Little Convict – Yoram Gross

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Produced by legendary Yoram Gross, renowned for other Aussie kids classics like “Dot & the Kangaroo” & “Blinky Bill”, this one sticks out as a personal favourite of mine & not just because it stars an shamelfully unloved Aussie legend, Rolf Harris.

While overly romanticised & a little too gentle in the storytelling, it still needs reminding that this was more or less intended as an introduction to the convict era, for the youngest of children.

Very Australian & just a great film. Check out the full movie on Youtube!

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Newcastle Bogey Hole

"The Bogey Hole"

Ordered to be built in 1820 by convict labour, it was to be a private-use sea bath for Lieutenant Colonel James Thomas Morriset, who was the then Commandant of Newcastle.

The small bath nestled below the cliffs of King Edward’s Park became a public place of recreation in the 1860’s after being enlarged slightly. The council has just finished a new access path & steps making the infamous & sometimes trecherous walk down the cliff edge, a bit less exciting, but alot safer

The word “Bogey” is actually derived from the local aboriginal word meaning “to bathe” & has been a well loved spot for all Novacastrians and tourists alike for the last 150 years!

Clarence River Bridge, Grafton

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There is something about Grafton for me… It has real character, that I expect from a large Australian country town. Grafton was settled as a town and later declared in 1885, a city, to supply the large, lush farming district along the Clarence River. This bridge is without doubt (in my mind ) the ‘show piece’ of the town and is quite a unique bridge in Australia also, as in addition to the upper, reinforced concrete roadway, it has a lower level, with a railroad and two pedestrian footpaths. It brings the district together, both economically and socially as well as providing the obvious passenger and goods transportation along the east coast via the railway. There is no other option as you enter the town but to cross here over the “Bendy Bridge”, which actually has two corners at either end as you drive over, which also makes it terribly treacherous for locals at time when there is an approaching bus or semi!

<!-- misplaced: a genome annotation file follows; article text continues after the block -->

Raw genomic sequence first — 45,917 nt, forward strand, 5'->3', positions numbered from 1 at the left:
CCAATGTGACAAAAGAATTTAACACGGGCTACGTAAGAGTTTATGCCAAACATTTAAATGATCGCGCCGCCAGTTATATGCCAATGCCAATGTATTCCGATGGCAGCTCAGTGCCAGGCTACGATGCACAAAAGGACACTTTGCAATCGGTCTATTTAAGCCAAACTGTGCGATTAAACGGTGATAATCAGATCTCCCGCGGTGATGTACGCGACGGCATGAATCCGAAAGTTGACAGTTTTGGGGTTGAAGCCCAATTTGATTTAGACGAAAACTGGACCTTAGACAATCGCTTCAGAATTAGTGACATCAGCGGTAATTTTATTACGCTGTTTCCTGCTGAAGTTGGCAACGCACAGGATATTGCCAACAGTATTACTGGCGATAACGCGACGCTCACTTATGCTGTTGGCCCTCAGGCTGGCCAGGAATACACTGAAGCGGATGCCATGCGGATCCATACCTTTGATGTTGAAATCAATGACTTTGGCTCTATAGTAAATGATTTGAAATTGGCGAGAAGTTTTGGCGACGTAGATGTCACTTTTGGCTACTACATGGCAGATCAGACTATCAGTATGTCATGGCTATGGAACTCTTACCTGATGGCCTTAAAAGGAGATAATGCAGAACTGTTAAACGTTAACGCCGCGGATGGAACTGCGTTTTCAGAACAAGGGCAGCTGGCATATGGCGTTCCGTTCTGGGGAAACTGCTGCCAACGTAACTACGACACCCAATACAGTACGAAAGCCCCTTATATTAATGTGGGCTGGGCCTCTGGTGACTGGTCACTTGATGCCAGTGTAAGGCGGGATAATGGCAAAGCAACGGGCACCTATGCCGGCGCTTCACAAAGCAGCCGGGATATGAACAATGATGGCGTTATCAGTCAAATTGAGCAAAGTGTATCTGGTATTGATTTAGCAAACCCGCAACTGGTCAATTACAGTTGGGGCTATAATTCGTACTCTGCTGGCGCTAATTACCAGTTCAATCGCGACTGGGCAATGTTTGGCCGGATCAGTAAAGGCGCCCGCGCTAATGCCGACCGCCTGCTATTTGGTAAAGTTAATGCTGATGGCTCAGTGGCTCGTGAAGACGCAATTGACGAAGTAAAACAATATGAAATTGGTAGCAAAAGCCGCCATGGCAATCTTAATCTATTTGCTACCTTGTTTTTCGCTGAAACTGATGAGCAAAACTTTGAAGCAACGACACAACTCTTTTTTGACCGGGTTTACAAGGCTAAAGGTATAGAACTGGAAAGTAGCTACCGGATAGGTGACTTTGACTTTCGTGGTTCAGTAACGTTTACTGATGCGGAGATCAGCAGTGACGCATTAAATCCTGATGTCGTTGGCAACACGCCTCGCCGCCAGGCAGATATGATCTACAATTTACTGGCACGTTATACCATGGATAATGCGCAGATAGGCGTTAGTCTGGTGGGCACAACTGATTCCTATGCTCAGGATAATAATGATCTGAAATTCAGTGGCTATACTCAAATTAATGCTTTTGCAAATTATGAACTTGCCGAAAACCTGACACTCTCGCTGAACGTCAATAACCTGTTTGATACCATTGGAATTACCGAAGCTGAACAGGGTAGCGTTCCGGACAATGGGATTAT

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Completed in 1932, one of the most vital and significant links in the Sydney-Brisbane railroad and hailed as a great feat of engineering, of “Australian and Imperial importance”. It is also of a quite unique design as it has one of the largest known Bascule spans (84ft), which is the way the bridge opens to let larger river traffic through. The rail road then follows a elegant, arched viaduct through the town, creating, once again, a very unique streetscape throughout Grafton city.

What I love about this bridge is that it actually looks fairly neglected, due to the rust, and stains over the steel. I am quite sure it isn’t though, as this bridge is as important to the local community as fresh drinking water.

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Trial Bay Gaol and breakwall, South West Rocks, NSW

When I first saw photo’s and understood where it was located, I was quite bemused by this place. When I had recently visited Trial Bay and the Trial Bay Gaol, I still had this feeling, but also impressed and proud (as is often when you research Australian history) that government and people, would actually tackle a task of such scale. I was also very confused as to why on earth would they put a Gaol, so far from any decent population centre and next to the beach! No criminal deserves to wake up with the sounds of the ocean and watching whales pass by now do they…

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In the 19th century one of Australia’s busiest shipping routes was Sydney to Moreton Bay (Brisbane). Some 90 ships and 243 lives were lost along the East Coast, of NSW by the mid 1800s, so something had to be done urgently.Trial Bay, named after the ship lost out to sea nearby, was thought to be the perfect spot. It’s geographic location and deep bay made it ideal for ships to stop off, resupply and take refuge from southerly storms on an often treacherous voyage from Sydney to Brisbane. There was no doubt of the suitability of Trial Bay, but all it needed was a break wall to prevent waves interrupting the boats at bay. The small settlement of nearby Arakoon was tipped to be one of Australia’s most prosperous cities once this 1.5km wall was constructed.